That gentleman stole along the narrow passage: It ran straightly for a few yards and then took a turn to the right. The ground continued to slope for some distance until it terminated in a heavy door of wood. Jennings fancied this might be locked, and felt a pang of disappointment. But it proved to be merely closed to. Apparently the coiners were so sure of their safety that they did not trouble to keep the door locked. The detective opened it gently, and with the men close at his heels stole forward. He held his revolver lightly in his right hand, ready for emergencies. The passage was quite dark, but being narrow, the men had no hesitation in going forward. Some way down, after leaving the door, the passage branched into two ways, for Jennings came against a wall directly ahead. Wondering what this meant, he struck a match, and the blue light revealed one passage running down to the left and another opening up to the right. While the detective hesitated which to take, the darkness was suddenly illuminated with the glare of lamps. From a dozen electric lights at the sides of the passage sprang a white glow. At the further end of the sloping passage appeared the figure of a man. He gave a shout when the figures of the police were revealed in the sudden illumination and vanished suddenly. There was not a moment to be lost. Jennings, crying to his men, dashed ahead. As he neared the end of the burrow, for it was nothing else, a pistol shot rang out and he felt as though his shoulder had been pierced with a red-hot iron. But the wound did not stop him.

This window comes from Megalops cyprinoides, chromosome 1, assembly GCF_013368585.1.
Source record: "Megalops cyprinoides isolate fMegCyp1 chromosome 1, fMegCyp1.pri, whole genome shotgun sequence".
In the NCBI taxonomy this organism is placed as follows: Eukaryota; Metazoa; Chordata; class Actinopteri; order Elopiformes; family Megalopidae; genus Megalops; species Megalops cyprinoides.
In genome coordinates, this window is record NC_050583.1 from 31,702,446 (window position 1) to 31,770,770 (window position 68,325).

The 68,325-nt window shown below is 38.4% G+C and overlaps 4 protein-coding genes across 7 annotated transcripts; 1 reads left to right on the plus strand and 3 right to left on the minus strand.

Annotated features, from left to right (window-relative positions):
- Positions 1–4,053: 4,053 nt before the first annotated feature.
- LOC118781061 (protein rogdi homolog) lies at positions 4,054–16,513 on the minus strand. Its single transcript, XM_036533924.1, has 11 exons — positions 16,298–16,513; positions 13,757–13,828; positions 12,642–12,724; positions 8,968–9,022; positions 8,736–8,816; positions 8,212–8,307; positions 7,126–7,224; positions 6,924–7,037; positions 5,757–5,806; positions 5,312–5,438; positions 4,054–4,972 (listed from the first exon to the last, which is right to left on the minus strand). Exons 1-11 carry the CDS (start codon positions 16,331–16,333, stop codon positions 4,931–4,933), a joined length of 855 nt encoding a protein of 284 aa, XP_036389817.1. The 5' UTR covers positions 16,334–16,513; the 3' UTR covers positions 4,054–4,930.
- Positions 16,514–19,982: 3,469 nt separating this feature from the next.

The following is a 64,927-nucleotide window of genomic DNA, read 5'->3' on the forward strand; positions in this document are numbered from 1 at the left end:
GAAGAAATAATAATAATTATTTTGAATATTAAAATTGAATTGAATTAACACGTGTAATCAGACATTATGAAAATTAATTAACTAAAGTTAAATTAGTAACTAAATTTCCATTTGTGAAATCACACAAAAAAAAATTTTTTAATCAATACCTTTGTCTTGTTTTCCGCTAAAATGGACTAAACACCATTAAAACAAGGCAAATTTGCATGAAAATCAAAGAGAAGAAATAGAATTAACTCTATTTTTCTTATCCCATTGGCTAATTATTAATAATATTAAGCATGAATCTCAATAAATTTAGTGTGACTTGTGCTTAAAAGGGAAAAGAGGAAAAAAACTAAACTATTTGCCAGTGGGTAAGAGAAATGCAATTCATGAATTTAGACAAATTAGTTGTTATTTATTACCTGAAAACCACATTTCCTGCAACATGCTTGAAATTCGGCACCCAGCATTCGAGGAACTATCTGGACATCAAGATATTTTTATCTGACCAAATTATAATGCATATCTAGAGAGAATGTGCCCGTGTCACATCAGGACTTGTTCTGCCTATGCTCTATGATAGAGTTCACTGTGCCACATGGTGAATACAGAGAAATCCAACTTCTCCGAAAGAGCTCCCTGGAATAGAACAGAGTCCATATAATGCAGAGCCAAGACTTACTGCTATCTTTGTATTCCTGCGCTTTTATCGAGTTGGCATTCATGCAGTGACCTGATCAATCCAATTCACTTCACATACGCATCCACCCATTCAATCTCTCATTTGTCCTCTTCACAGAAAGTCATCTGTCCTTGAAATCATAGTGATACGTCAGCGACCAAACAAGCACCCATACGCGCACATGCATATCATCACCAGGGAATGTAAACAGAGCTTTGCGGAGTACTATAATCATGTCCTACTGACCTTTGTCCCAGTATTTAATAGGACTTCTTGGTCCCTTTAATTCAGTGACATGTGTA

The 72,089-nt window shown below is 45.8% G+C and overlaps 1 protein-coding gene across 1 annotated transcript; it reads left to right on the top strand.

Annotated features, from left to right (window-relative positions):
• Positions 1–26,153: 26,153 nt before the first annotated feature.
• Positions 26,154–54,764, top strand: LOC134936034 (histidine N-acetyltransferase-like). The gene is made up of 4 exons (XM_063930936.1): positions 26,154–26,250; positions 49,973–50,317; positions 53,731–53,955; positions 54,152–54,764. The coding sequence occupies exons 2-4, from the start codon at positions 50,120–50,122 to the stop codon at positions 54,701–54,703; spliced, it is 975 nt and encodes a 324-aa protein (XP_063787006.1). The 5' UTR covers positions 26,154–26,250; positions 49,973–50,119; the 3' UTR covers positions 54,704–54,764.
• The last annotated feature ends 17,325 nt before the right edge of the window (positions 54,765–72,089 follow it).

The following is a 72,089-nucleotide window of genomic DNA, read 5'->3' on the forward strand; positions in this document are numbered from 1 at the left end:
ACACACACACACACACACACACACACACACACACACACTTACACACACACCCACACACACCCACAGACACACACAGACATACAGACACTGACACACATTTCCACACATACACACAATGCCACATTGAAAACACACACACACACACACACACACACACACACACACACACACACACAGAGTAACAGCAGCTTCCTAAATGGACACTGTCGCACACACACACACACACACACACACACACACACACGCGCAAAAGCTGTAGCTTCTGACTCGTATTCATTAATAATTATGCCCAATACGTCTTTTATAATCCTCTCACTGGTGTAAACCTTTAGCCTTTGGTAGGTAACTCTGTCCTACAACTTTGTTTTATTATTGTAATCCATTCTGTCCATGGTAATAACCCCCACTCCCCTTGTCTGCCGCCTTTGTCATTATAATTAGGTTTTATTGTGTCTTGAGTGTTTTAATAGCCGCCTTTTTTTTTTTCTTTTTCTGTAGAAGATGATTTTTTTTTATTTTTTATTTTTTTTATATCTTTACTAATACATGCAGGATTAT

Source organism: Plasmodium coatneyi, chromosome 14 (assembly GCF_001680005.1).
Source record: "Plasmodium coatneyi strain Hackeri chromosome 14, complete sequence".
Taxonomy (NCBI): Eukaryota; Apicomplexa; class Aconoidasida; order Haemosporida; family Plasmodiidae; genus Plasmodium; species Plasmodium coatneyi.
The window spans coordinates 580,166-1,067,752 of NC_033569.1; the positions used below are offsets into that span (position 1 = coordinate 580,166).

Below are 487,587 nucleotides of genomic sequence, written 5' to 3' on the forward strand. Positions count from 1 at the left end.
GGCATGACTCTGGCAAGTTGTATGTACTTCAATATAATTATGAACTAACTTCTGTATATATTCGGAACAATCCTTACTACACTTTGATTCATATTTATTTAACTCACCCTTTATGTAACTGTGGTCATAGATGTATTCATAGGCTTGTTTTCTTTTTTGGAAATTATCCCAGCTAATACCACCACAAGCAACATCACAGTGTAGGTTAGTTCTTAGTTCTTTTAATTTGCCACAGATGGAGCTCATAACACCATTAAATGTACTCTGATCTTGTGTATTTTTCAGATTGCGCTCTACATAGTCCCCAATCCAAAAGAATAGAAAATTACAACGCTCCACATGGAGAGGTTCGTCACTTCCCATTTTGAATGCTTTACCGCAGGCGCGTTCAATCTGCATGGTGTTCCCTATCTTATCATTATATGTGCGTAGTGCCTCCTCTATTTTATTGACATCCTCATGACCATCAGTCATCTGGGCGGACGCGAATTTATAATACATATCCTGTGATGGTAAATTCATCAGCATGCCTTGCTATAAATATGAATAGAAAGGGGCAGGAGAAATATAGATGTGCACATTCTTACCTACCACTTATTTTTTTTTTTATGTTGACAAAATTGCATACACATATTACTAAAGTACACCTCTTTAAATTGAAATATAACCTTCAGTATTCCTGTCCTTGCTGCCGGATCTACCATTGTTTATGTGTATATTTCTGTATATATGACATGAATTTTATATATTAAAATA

“Quick, men — quick! Some stop and guard the double way. They will try and escape that way.”